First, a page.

The "anti-pirates" session clarified some concepts that were a bit blurry for me yet in regard to licensing, and Dan really insisted in us adding analytics to our applications and keeping track of various metrics in order to not only find out where are we doing wrong as developers but also what are the users doing with the app: how many times it's launched, etc... and while I understand that it could work for a game, I'm not so sure about my current applications. I have to think about that, but for the moment it simply looks a bit too creepy, considering that Instantanea is already requiring GPS, external storage and camera permissions. If I was asked for internet permissions for a camera application, I don't think I would allow the installation of that app. My paranoia would quickly kick in and say NO WAY.

On the other hand, I liked the way they proposed to convert casual pirates into customers, allowing some free play before popping up a "I have children to feed" dialog, while at the same time assuming that uberpirates will never be stoppable because they are way more determined to crack an app than we are to add complicated mechanisms to prevent that happening. I still am not totally sold on the whole licensing scheme; it usually adds more issues than solves.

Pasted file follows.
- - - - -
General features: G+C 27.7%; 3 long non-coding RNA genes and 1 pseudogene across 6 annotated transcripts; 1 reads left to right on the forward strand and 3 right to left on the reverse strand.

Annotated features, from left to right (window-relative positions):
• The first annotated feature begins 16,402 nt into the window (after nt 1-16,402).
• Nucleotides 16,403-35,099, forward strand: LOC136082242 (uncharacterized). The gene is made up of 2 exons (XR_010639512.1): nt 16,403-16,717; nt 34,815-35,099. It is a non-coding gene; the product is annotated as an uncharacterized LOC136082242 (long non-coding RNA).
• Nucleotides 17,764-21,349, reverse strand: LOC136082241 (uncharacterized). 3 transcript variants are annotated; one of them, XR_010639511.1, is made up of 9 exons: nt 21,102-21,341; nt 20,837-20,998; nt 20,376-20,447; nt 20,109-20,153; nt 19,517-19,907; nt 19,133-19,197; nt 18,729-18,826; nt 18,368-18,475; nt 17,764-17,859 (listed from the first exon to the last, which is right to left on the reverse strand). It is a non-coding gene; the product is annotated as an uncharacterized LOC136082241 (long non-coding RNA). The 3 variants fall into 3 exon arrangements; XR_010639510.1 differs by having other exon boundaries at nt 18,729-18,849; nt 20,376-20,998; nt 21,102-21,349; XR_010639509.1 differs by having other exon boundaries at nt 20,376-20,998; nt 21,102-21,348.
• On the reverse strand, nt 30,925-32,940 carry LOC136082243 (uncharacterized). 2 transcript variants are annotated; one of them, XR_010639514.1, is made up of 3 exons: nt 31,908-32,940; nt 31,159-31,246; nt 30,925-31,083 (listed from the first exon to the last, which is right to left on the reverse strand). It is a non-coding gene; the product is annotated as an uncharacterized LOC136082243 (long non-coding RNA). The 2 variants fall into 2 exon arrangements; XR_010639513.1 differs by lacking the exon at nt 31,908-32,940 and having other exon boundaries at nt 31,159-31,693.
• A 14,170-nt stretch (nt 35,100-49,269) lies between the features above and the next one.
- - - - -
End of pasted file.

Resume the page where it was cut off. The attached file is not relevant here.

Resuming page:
The C++ session was half done by Dan too, and while I had read about the NDK, again there were some things I didn't know yet, specifically the best way of dealing with OpenGL and GLSurfaceView's quirks. And you guess what? The guy from the stand wasn't lying. At the end of the session we were told to stay in the room for some interesting stuff, which was a card exchangeable for the phone on the Gear Pickup counter! Although I couldn't but wonder whether they would just give me the phone or again make me visit the counter tomorrow :-D

On the way out I found Unai Landa, an old school Spanish demoscener, which as usual had forgotten my face and had to look at my badge to find out who I was :-P It has already happened twice already, once at Euskal party in 2003 and then in the way to the pmp in Madrid in 2005, so I just thought: old Unai, hasn't changed!